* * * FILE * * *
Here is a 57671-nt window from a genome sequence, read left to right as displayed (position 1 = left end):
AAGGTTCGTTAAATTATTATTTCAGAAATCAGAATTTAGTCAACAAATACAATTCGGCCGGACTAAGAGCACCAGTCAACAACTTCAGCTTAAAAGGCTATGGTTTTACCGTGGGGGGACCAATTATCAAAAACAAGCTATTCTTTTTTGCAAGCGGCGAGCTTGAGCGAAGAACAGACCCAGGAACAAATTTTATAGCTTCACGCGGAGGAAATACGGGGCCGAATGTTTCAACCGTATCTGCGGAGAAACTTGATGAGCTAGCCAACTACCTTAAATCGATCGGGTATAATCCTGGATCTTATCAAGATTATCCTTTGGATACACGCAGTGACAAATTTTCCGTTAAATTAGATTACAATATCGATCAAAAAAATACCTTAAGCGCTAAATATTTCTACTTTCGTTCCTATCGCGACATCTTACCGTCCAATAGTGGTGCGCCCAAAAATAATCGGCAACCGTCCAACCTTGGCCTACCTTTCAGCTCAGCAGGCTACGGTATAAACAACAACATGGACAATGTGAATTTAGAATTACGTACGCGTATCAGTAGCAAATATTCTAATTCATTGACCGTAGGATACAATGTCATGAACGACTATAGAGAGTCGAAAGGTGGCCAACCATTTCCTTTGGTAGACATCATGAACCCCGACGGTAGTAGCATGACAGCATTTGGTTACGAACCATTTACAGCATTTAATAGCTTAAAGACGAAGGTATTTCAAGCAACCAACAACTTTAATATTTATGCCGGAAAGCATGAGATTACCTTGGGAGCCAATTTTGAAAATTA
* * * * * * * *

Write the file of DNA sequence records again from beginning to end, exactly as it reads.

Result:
Here is a 57671-nt window from a genome sequence, read left to right as displayed (position 1 = left end):
AAGGTTCGTTAAATTATTATTTCAGAAATCAGAATTTAGTCAACAAATACAATTCGGCCGGACTAAGAGCACCAGTCAACAACTTCAGCTTAAAAGGCTATGGTTTTACCGTGGGGGGACCAATTATCAAAAACAAGCTATTCTTTTTTGCAAGCGGCGAGCTTGAGCGAAGAACAGACCCAGGAACAAATTTTATAGCTTCACGCGGAGGAAATACGGGGCCGAATGTTTCAACCGTATCTGCGGAGAAACTTGATGAGCTAGCCAACTACCTTAAATCGATCGGGTATAATCCTGGATCTTATCAAGATTATCCTTTGGATACACGCAGTGACAAATTTTCCGTTAAATTAGATTACAATATCGATCAAAAAAATACCTTAAGCGCTAAATATTTCTACTTTCGTTCCTATCGCGACATCTTACCGTCCAATAGTGGTGCGCCCAAAAATAATCGGCAACCGTCCAACCTTGGCCTACCTTTCAGCTCAGCAGGCTACGGTATAAACAACAACATGGACAATGTGAATTTAGAATTACGTACGCGTATCAGTAGCAAATATTCTAATTCATTGACCGTAGGATACAATGTCATGAACGACTATAGAGAGTCGAAAGGTGGCCAACCATTTCCTTTGGTAGACATCATGAACCCCGACGGTAGTAGCATGACAGCATTTGGTTACGAACCATTTACAGCATTTAATAGCTTAAAGACGAAGGTATTTCAAGCAACCAACAACTTTAATATTTATGCCGGAAAGCATGAGATTACCTTGGGAGCCAATTTTGAAAATTA